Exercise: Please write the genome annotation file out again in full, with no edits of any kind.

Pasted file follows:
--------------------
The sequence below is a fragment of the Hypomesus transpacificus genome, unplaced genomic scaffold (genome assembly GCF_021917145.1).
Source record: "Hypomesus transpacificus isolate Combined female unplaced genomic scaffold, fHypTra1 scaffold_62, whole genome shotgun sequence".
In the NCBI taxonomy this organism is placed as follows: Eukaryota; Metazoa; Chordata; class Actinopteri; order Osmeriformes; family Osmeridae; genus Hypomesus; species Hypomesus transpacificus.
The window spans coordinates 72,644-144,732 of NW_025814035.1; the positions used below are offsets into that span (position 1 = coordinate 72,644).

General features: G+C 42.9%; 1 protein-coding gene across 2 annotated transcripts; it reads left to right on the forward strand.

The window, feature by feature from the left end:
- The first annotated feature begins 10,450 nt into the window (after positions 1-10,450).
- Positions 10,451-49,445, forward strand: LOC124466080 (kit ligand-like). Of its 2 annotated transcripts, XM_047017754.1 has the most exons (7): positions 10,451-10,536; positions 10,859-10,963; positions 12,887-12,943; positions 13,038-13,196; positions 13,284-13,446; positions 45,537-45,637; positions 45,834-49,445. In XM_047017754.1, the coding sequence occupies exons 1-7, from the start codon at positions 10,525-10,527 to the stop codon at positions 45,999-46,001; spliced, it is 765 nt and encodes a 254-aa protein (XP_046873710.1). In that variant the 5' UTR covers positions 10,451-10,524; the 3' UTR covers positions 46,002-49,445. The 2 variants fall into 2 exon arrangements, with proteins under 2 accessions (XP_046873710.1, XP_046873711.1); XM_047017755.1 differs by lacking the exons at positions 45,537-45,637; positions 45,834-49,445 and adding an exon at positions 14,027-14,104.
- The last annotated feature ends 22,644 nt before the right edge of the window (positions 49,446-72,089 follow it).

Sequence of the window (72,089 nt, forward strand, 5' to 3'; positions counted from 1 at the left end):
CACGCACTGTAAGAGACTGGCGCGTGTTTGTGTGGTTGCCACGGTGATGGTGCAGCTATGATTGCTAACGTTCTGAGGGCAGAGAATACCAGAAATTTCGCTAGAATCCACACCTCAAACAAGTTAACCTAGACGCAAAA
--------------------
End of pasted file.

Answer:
The sequence below is a fragment of the Hypomesus transpacificus genome, unplaced genomic scaffold (genome assembly GCF_021917145.1).
Source record: "Hypomesus transpacificus isolate Combined female unplaced genomic scaffold, fHypTra1 scaffold_62, whole genome shotgun sequence".
In the NCBI taxonomy this organism is placed as follows: Eukaryota; Metazoa; Chordata; class Actinopteri; order Osmeriformes; family Osmeridae; genus Hypomesus; species Hypomesus transpacificus.
The window spans coordinates 72,644-144,732 of NW_025814035.1; the positions used below are offsets into that span (position 1 = coordinate 72,644).

General features: G+C 42.9%; 1 protein-coding gene across 2 annotated transcripts; it reads left to right on the forward strand.

The window, feature by feature from the left end:
- The first annotated feature begins 10,450 nt into the window (after positions 1-10,450).
- Positions 10,451-49,445, forward strand: LOC124466080 (kit ligand-like). Of its 2 annotated transcripts, XM_047017754.1 has the most exons (7): positions 10,451-10,536; positions 10,859-10,963; positions 12,887-12,943; positions 13,038-13,196; positions 13,284-13,446; positions 45,537-45,637; positions 45,834-49,445. In XM_047017754.1, the coding sequence occupies exons 1-7, from the start codon at positions 10,525-10,527 to the stop codon at positions 45,999-46,001; spliced, it is 765 nt and encodes a 254-aa protein (XP_046873710.1). In that variant the 5' UTR covers positions 10,451-10,524; the 3' UTR covers positions 46,002-49,445. The 2 variants fall into 2 exon arrangements, with proteins under 2 accessions (XP_046873710.1, XP_046873711.1); XM_047017755.1 differs by lacking the exons at positions 45,537-45,637; positions 45,834-49,445 and adding an exon at positions 14,027-14,104.
- The last annotated feature ends 22,644 nt before the right edge of the window (positions 49,446-72,089 follow it).

Sequence of the window (72,089 nt, forward strand, 5' to 3'; positions counted from 1 at the left end):
CACGCACTGTAAGAGACTGGCGCGTGTTTGTGTGGTTGCCACGGTGATGGTGCAGCTATGATTGCTAACGTTCTGAGGGCAGAGAATACCAGAAATTTCGCTAGAATCCACACCTCAAACAAGTTAACCTAGACGCAAAA